GeoJSON and Go

Exploring GeoJSON with Go and its lack of generics


GeoJSON is an open format for geographical data and is used in a wide range of software products and libraries. If we want to build a data source for mapping, having our API provide GeoJSON is beneficial as, most of the time, it can be directly used in any client-side product that is accessing data.

Golang is a strictly typed language, which means that expressing the data model of GeoJSON can be challenging, as the data structure will change depending on what geometry type you want to represent. However, there is a way to deal with this well, which will be demonstrated here.

GeoJSON describes geometries as Points, Lines or Polygons. There can also be collections of these, called MultiPoint, MultiLine, and MultiPolygon.

A Point is a pair of coordinates, or [2]float64

A Line, or a MultiPoint, is a list of points, or [][2]float64

A MultiLine is a list of Lines, or [][][2]float64

A polygon is also a list of lines, but with the additional requirement that each line must end at its beginning, so it is technically a ring, rather than a line. The first ring in the list is the outer part of the polygon, with the following rings being cut-outs of that original shape. Polygon can be expressed in Go as [][][2]float64

A MultiPolygon is simply a list of Polygons, or [][][][2]float64

Here is how you would describe these types in Go:

type GeoJSONPoint struct {
Type string `json:"type"`
Coordinates [2]float64 `json:"coordinates"`
// line or multipoint
type GeoJSONLine struct {
Type string `json:"type"`
Coordinates [][2]float64 `json:"coordinates"`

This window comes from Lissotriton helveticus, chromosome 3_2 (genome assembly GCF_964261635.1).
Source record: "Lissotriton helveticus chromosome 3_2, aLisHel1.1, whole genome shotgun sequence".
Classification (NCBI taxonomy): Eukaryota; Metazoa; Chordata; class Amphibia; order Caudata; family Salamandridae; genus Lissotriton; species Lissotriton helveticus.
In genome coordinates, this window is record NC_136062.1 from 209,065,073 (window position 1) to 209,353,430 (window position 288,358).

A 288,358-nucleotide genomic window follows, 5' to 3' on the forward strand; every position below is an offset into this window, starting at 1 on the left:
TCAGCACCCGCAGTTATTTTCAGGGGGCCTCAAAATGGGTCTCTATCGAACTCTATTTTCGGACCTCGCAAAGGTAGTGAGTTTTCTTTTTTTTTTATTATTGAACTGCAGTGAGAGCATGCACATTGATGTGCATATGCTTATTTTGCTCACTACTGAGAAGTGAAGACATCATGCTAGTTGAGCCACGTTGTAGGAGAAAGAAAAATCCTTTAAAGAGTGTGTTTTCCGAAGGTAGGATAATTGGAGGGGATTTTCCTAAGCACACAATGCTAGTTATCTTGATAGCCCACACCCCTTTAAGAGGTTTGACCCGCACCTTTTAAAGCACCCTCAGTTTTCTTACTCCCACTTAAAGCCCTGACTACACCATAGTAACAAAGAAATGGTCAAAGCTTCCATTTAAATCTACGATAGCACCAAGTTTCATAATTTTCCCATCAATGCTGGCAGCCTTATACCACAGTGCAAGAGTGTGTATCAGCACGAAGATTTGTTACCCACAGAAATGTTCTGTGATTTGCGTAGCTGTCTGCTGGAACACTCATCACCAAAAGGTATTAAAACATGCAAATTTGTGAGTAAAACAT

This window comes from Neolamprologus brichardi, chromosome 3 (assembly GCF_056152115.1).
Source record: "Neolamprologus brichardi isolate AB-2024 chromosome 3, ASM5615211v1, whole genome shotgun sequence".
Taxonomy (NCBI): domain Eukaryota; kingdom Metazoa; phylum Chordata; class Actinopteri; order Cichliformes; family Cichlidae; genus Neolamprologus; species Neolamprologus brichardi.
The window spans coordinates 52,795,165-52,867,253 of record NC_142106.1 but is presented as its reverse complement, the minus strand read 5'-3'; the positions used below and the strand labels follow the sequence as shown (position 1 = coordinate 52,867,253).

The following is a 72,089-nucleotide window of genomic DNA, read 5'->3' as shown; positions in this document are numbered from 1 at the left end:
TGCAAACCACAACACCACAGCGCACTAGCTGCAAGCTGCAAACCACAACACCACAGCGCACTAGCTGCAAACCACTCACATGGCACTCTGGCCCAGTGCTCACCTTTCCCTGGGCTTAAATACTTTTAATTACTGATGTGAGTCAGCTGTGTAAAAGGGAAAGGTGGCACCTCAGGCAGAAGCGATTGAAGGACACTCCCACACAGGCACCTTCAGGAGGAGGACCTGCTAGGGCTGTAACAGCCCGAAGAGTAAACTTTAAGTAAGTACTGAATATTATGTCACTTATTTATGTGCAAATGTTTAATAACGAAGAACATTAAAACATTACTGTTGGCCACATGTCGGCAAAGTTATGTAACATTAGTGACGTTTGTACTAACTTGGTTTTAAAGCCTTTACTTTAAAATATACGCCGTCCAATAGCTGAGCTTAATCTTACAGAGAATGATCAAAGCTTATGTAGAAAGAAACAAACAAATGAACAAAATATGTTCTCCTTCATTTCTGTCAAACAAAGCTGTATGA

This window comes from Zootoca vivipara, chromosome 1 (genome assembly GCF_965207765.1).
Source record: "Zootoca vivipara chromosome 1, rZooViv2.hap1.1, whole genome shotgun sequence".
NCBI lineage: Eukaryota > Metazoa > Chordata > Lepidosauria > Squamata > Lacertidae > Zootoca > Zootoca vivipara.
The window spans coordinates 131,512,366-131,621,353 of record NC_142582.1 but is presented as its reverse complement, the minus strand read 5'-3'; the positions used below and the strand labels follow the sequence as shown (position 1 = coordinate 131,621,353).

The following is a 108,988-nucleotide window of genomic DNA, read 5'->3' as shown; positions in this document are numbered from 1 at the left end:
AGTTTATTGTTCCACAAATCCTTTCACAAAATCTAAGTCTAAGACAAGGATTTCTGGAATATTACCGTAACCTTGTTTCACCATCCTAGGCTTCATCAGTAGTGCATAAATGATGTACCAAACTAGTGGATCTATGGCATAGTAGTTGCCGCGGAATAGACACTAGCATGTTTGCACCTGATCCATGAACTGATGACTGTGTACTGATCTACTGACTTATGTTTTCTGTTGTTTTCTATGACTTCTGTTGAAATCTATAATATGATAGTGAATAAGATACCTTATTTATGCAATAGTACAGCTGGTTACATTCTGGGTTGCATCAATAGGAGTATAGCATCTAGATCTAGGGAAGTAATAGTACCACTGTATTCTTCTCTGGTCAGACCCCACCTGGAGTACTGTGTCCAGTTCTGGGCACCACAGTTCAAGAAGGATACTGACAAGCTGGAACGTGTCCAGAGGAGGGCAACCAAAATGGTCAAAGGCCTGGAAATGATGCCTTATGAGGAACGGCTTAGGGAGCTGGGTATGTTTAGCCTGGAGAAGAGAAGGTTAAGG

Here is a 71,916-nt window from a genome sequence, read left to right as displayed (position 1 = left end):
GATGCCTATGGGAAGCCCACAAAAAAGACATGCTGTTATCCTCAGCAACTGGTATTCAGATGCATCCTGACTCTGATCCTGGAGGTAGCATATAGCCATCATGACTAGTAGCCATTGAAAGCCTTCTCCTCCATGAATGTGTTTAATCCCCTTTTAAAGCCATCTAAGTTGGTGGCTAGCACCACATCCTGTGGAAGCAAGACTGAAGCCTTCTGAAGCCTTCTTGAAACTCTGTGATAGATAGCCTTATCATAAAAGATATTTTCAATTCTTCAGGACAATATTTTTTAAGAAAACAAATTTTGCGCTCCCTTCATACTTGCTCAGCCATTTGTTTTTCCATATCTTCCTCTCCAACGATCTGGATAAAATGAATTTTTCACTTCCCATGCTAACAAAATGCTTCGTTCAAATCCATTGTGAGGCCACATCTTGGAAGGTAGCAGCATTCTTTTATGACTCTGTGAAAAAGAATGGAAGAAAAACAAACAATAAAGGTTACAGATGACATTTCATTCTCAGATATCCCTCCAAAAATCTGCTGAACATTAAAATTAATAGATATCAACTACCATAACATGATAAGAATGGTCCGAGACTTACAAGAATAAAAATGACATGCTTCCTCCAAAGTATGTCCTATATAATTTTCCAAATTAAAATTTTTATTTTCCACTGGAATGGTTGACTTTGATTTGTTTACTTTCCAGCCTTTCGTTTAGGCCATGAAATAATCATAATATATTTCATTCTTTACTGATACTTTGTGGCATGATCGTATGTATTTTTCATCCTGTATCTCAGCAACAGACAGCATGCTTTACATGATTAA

// polygon or multiline
type GeoJSONPolygon struct {
Type string `json:"type"`
Coordinates [][][2]float64 `json:"coordinates"`
type GeoJSONMultiPolygon struct {
Type string `json:"type"`
Coordinates [][][][2]float64 `json:"coordinates"`

The Type variable should always be set to the geometry type: "Point", "Line", "Polygon", "MultiPoint", "MultiLine", or "MultiPolygon"

GeoJSON can also define a "Geometry Collection" which is a list of any one of the above geometry types. So you could have a list with several Points, and a MultiPolygon, or any other combination.

This creates a problem in Go, as we don't have generics. We cannot just define a struct with a list of generic "geometries". This doesn't mean we can't work with GeoJSON. We just have to get creative.

The one thing structs all have in common is that they can be serialised as JSON. This means we can use json.RawMessage to create a generic list:

type GeoJSONGeometryCollection struct {
Type string `json:"type"` // will always be "GeometryCollection"
Geometries []json.RawMessage `json:"geometries"`

So how do we unmarshal this? We'll need to add this type first:

type GeoJSONGenericGeometry struct {
Type string `json:"type"`
Coordinates json.RawMessage `json:"coordinates"`

Now we have list of geometries as JSON, but we don't know what type they are until we unmarshal each one of them. So we need a generic geometry type to unmarshal those into first, so we can get the Type variable. Once we have that type variable, we can unmarshal it again into the actual type.

// Assume the variable geoJSON is a []byte with valid geojson
geoJSONGeometryCollection := GeoJSONGeometryCollection{}
json.Unmarshal(geoJSON, &geoJSONGeometryCollection)
for _, geometryJSON := range geoJSONGeometryCollection.Geometries {
generic := GeoJSONGenericGeometry{}
json.Unmarshal(geometryJSON, &generic)
switch generic.Type {
case "MultiPolygon":
multiPolygon := GeoJSONMultiPolygon{}
json.Unmarshal(geometryJSON, &multiPolygon)
// You can now use the multiPolygon
case "Polygon", "MultiLine":
polygon := GeoJSONPolygon{}
json.Unmarshal(geometryJSON, &polygon)
// You can now use the polygon
case "Line", "MultiPoint":
line := GeoJSONLine{}
json.Unmarshal(geometryJSON, &line)
// You can now use the line
case "Point":
point := GeoJSONPoint{}
json.Unmarshal(geometryJSON, &point)
// You can now use the point
return nil, fmt.Errorf("invalid datatype")

Once you have the data in the correct structs, you are free to convert your GeoJSON into any other format you need, or do your own logic and predictions on the data.